Rural people, my friends and neighbors, fill out your Census forms!

As of late last week, the response rate on the Census from rural America was abysmal. Nationally, 46.7% of American households had filled out their Census forms. In rural counties adjacent to metro areas, the rate as of April 8 was 39 percent.

In rural counties that are not adjacent to metro areas, the rate was 34.3 percent.

My fellow Texans in the far western part of the state take the cake. In Loving County, home to 64 people at last count, nobody had filled out a Census form. Zero.

Compare those rates to the major metro areas, where nearly half the residents have made sure they are counted.

The map shows response rates as of April 8 in all counties.

There is still plenty of time to be counted. Because of the coronavirus crisis, the deadline for answering the Census has been extended to August 14. You can fill out your form either online or by filling out a paper questionnaire and sending it back by mail. Just keep an eye on your mailbox and your front door for instructions. Census workers will even call if you don’t respond online or through the mail.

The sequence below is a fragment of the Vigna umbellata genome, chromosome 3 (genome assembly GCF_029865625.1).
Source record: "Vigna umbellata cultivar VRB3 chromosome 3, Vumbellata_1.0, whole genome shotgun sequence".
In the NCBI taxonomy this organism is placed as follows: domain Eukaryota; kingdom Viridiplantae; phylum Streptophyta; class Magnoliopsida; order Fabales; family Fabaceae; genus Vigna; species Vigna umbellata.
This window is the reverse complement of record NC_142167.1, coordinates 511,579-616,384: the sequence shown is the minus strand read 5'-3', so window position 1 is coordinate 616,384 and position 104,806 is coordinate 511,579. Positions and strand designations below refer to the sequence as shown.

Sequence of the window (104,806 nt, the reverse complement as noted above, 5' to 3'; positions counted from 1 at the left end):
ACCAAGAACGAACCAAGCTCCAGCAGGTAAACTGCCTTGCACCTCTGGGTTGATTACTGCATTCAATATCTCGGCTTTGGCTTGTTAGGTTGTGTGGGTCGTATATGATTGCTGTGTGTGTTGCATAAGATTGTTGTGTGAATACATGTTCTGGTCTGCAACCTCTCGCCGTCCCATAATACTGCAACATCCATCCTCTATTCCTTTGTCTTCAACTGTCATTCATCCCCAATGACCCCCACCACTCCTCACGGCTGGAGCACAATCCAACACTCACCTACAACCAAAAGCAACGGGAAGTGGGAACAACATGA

Rural America has traditionally been weak in responding to the Census. Who knows really why that might be. Fewer people have Internet connections. Maybe some people distrust the government. (Remember, the Census is part of the U.S. Constitution.) Many of the counties with the lowest response rates are found in counties that are particularly remote, so there may be problems with getting the word and the information out. There are articles about the phenomenon of low rural response rates here

and here.

Response rates are particularly low in Indian Country. In Oglala Lakota County, South Dakota, the response rate to the Census was 0.5 percent as of April 8. Indian Country, in particular, has reason to mistrust government. There could be mail problems or language issues.

There are many reasons given for rural Americans’ reluctance to answer the Census. There is no debate, however, that a full response benefits every community. Representation in state and federal government is based on population. If you aren’t counted in the Census, your vote is diminished.

Federal and state programs are often based on population, such as Rural Education and Rural Domestic Violence Assistance. If you aren’t counted by the Census, your community will receive a smaller slice of the pie.

Think about it: If you aren’t counted, it will mean there will be fewer dollars going to your children’s classroom.

So, get counted. Today. If you want to know how, visit the Census website. Or call 844-330-2020.

Creative Commons License

Republish our articles for free, online or in print, under a Creative Commons license.